The weather has turned warm and after two weeks of bitterly cold temperatures in the teens and single digits, this is definitely a most welcome change. With warmer weather comes the urge to step outside and assess what is happening in the garden. The answer is nothing really as all the plants are still sound asleep but still it is nice to get outside and have a look around.
With our new home, I have worked hard to set up as many feeders as I can to accommodate my winged friends that visit the garden. I am a choosy host and really only want the small birds to dine. As such, my main feeder is one with a cage around it so only small birds may enter and dine. This comes complete with a squirrel baffle as squirrels are not welcome at all. I will create a future post regarding my battles with the resident squirrels. The caged feeder is dangling from my aspen tree and beyond this, I installed a shepherd’s hook to accommodate a thistle feeder and another feeder strictly serving safflower seed. The reason for this is again to discourage the larger, greedier birds (jays, etc.) as they do not typically enjoy safflower. Conversely, the finches, etc. do.
I am of the understanding that gold finches are permanent residents but I have not seen any on my nyjer feeder. Now and again, the house finches will partake but overall it has remained close to full all winter. I will leave it up for any bird that wants this expensive delicacy with the hope the gold finches will find it and regularly grace my garden with their presence.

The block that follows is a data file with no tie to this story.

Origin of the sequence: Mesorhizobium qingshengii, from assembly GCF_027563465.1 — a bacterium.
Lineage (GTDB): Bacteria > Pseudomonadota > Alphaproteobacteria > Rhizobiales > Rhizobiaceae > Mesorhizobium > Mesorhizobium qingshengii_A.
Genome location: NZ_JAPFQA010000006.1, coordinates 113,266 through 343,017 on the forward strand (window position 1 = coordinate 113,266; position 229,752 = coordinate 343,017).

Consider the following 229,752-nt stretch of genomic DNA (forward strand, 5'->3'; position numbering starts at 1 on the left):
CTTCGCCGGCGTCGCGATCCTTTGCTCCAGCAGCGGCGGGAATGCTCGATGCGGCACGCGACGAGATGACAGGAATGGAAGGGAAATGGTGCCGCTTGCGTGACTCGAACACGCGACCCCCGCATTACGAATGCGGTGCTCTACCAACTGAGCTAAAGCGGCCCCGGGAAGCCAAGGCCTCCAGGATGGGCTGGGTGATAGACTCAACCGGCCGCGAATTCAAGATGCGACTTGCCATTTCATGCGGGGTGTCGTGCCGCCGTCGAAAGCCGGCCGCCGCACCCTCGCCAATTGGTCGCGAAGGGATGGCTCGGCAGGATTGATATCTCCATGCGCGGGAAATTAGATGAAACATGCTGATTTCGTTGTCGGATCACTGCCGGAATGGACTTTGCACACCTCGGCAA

With three feeders, I thought that would be enough but I wanted to see the woodpeckers. Some reading this may be asking why on earth I would want to attract these birds that can often damage your home. The answer is simply that I love them. When living in Arizona I would see them regularly and yes, they did damage the home but I have learned the secret to negating damage from these beautiful birds is simply to feed them. As a result, I have set up a suet log with a baffle on the advanced pole system from Wild Birds Unlimited. Installing was made a bit more difficult by trying to twist the main pole into the frozen ground but in the end, I was successful. I now hope birds will find it and enjoy the high protein suet I have set out for them.
Update 11 February 2013
After installing the suet log and advanced pole system, I was disheartened that the log hung there untouched day after day. I did have woodpeckers visit the garden but only to stick their long beak into the caged feeder and gobble down seed. Though this made the seed disappear much quicker, I did not mind for at least I had woodpeckers in the garden. So, what to do about the unused suet log?
The feeder I had dedicated to serving only safflower seed is by the far the most popular feeder for the finches. I then thought what would happen if I moved it to the other hook opposite the suet feeder. I did this two days ago. Despite my efforts, I noticed that yes, although the finches found and happily ate from the safflower seed feeder, they still ignored the suet.
I typically eat my lunch while staring out the kitchen window reveling in all the bird activity in the garden. As is the norm, the finches were happy dining on the safflower seed but then I noticed something. There was movement on the suet log! Yes, a small female finch was clinging to the log partaking in some suet. This made me very happy and I only hope other birds discover the log as well because warmer weather is certainly coming and I would hate for any of the suet to go to waste.
Would you like to share your experiences with feeding suet to our most cherished winged garden visitors? I would love to hear from you. Please leave a comment below. Thank you for reading.